Modern pronunciation of خ ، ج ، غ ، ش

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Anatoli

Senior Member
Native: русский (Russian), home country: English
Hello all,

Sorry for being a rare guest here. :)

I need to confirm the modern standard pronunciation of the 4 letters: خ ,ج ,غ and ش as [ɣ], [ʤ] or [[ʤ], [x] and [ʃ] (IPA) in MSA, not dialects, if they are different. I know how to pronounce them but these are the ones that have changed from the classical Arabic pronunciation (8th century). If you have any resources (any language) supporting the standard Arabic pronunciation (better using IPA symbols), please let me know.

Separately about letter ج. I know in Levante it's normally [ʒ], not [ʤ] and it's [g] in northern Egypt and southern Yemen. Is it official or only colloquial? I mean, is it a pronunciation advised by scholars, teachers and used in the recitation of Qur'an?

Thanks in advance. :)
 
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  • Anatoli

    Senior Member
    Native: русский (Russian), home country: English
    Pity, so many people viewed, nobody answered. Perhaps using the IPA symbols is a problem.

    Current:
    /dʒ/ English J, (variants: French J, English hard G)
    /ɣ/ as in the Dutch "gaan" [ɣaːn]
    /ʃ/ is English "sh"
    /x/ German "doch"

    There seems to be a difference between the current pronunciation of ج /dʒ/, ش /ʃ/, خ /x/ and غ /ɣ/ with some variants of ج and the pronunciation in the Classical Arabic in the 8th century, which is described as /ɟ/ /ç/, /χ/ and /ʁ/ (the same order).

    Examples of the classical pronunciation (about the 8the century) of ج and ش:
    /ɟ/ dělám (Czech)
    /ç/ dicht (German)

    About the other 2:
    (The last 2 are the most confusing)
    /χ/ Dach (German) (which can be /x/ (voiceless velar fricative) as well
    /χ/ is a voiceless uvular fricative.

    /ʁ/ is French or German R.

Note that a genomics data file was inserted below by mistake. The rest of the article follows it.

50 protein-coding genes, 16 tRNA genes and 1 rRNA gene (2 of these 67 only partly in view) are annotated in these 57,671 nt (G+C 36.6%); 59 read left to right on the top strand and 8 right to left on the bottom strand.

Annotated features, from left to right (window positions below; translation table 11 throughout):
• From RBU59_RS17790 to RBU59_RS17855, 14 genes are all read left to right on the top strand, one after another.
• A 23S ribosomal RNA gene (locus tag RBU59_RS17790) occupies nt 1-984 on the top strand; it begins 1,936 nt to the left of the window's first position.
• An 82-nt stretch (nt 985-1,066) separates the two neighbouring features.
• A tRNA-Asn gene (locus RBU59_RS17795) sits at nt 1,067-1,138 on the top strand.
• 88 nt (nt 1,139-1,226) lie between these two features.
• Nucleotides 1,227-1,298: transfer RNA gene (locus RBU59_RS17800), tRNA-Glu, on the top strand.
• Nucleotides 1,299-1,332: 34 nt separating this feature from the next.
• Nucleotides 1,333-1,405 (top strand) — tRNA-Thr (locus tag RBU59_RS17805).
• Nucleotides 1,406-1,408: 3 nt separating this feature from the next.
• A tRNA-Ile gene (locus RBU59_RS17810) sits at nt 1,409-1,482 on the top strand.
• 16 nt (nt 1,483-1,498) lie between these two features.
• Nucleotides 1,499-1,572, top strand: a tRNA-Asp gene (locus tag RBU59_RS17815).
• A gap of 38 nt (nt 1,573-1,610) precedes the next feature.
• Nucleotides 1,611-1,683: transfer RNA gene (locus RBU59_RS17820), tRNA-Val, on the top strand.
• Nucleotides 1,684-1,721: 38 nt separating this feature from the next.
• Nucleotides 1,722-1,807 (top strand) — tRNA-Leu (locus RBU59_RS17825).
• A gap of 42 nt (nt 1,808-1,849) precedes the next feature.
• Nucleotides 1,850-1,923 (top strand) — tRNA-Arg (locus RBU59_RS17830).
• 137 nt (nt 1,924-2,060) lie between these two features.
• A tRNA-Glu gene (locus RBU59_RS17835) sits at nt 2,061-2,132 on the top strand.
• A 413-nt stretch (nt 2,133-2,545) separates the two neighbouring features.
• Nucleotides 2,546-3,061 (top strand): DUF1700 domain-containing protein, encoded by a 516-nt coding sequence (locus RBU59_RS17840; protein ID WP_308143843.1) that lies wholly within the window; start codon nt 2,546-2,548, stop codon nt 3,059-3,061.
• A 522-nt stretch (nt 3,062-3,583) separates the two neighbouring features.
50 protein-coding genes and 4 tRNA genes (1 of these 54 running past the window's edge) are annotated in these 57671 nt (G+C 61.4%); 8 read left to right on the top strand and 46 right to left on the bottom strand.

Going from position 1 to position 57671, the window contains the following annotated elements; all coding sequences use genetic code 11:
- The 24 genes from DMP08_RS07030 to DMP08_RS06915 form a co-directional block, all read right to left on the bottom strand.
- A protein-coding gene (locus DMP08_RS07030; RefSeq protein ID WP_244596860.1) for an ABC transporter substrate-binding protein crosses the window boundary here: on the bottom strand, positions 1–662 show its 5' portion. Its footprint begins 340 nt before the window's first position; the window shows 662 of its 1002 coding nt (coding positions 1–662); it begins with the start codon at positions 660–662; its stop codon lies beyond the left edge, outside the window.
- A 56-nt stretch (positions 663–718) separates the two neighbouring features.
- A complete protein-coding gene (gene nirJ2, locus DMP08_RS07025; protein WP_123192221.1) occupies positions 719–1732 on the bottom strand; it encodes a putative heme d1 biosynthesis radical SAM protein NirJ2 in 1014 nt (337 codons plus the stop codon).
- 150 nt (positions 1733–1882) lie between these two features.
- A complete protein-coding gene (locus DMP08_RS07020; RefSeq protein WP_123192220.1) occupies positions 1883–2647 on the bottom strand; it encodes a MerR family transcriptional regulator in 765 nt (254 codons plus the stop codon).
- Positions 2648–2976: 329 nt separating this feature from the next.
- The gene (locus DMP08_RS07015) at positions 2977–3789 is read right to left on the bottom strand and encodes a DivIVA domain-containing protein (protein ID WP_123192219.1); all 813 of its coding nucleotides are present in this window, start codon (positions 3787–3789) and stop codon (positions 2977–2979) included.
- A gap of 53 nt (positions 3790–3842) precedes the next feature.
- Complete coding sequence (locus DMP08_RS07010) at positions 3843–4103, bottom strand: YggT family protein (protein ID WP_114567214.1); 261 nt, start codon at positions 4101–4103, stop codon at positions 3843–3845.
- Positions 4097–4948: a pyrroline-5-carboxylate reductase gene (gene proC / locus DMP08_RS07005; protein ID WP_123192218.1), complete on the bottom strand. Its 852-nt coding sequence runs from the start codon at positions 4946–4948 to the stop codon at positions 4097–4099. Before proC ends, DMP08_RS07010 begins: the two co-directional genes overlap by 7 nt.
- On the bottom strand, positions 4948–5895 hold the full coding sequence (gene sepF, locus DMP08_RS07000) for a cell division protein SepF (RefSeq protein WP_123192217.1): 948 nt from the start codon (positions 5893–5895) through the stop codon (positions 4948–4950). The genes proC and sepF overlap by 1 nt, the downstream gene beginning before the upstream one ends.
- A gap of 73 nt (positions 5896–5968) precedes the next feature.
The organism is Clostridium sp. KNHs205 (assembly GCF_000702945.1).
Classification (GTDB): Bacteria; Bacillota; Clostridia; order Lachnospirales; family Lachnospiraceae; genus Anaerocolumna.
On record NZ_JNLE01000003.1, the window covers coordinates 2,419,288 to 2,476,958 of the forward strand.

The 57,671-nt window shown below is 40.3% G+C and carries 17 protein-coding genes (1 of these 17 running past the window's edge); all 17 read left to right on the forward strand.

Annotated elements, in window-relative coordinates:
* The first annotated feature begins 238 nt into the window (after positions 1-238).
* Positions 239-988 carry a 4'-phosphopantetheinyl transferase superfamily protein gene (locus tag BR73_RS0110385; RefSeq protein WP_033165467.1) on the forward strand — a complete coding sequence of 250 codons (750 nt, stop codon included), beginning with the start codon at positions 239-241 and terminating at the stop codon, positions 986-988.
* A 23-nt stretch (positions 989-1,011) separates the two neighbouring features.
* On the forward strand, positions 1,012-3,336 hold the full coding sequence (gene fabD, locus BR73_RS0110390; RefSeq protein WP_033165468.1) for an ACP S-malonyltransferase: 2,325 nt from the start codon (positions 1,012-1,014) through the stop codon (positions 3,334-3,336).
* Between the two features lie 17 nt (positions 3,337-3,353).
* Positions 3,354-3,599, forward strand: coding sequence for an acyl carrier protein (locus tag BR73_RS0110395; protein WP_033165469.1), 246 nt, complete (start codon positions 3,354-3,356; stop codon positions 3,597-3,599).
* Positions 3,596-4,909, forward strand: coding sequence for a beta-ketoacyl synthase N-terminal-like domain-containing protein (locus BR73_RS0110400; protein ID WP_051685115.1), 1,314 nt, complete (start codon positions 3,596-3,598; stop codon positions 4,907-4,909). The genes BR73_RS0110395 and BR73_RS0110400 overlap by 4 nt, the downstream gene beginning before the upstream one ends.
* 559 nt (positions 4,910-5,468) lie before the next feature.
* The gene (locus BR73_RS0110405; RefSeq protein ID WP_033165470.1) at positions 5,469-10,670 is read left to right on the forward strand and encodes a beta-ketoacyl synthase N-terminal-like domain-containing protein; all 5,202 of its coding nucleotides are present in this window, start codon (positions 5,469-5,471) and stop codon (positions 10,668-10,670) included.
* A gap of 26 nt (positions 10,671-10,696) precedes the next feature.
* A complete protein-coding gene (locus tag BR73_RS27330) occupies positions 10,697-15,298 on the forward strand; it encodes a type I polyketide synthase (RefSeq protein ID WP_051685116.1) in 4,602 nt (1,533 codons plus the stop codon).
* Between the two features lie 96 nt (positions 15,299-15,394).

At least, the first 2 seem definitely different from the current standards, please confirm.
     
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    cherine

    Moderator
    Arabic (Egypt).
    Pity, so many people viewed, nobody answered. Perhaps using the IPA symbols is a problem.
    True, Anatoli. I only see squares.
    And one more reason: I didn't (still don't) understand why you think there was a different pronounciation of these letters.

    Regarding the ج it's been discussed in another thread, and I remember that there's a theory/opinion saying that it used to be pronounced like a "g" (like in girl), but in a certain period there was the other pronouncations (j, dj).

    Regarding the خ and ش I don't see what the other pronounciation could be, nor did I ever hear of any.

    As for the غ the only difference I know of (and applies to ع) is that in some countries, they're pronounced deeper from the throat, while in others not.

    I don't know if what I said is of any value at all to you, but maybe if you tell us on which ground you were expecting the differences, people can be of more help.
     

    Anatoli

    Senior Member
    Native: русский (Russian), home country: English
    Thank you, Cherine. :)

    Regarding the خ and ش I don't see what the other pronounciation could be, nor did I ever hear of any.
    I am glad this is obvious and there are probably no variants. I will use these 2 for simplicity.

    I had a bit of an argument with someone. They insist (which is possibly true) that in the Classical Arabic (about the 8th century) these 2 letters were pronounced differently:

    /ɟ/ dělám (Czech), делаю (Russian) (ج)
    /ç/ dicht (German) (ش)

    If you can't see the IPA symbols, you can see the highlighted symbols for Czech/Russian and German.

    A person says these sound have changed in dialects to /dʒ/ (English "j") and /ʃ/ (English "sh"). Hmm, it's obvious that in dialect these letters are pronounced so but I think it's also the current standard way, i.e this pronunciation is NOT dialectal but is also current classical or standard pronunciation. As I don't have a reliable source for this obvious (in my opinion) claim, I am asking if you know a page that describes the standard Arabic pronunciation and the source is considered reliable (whatever it means in your opinion :) )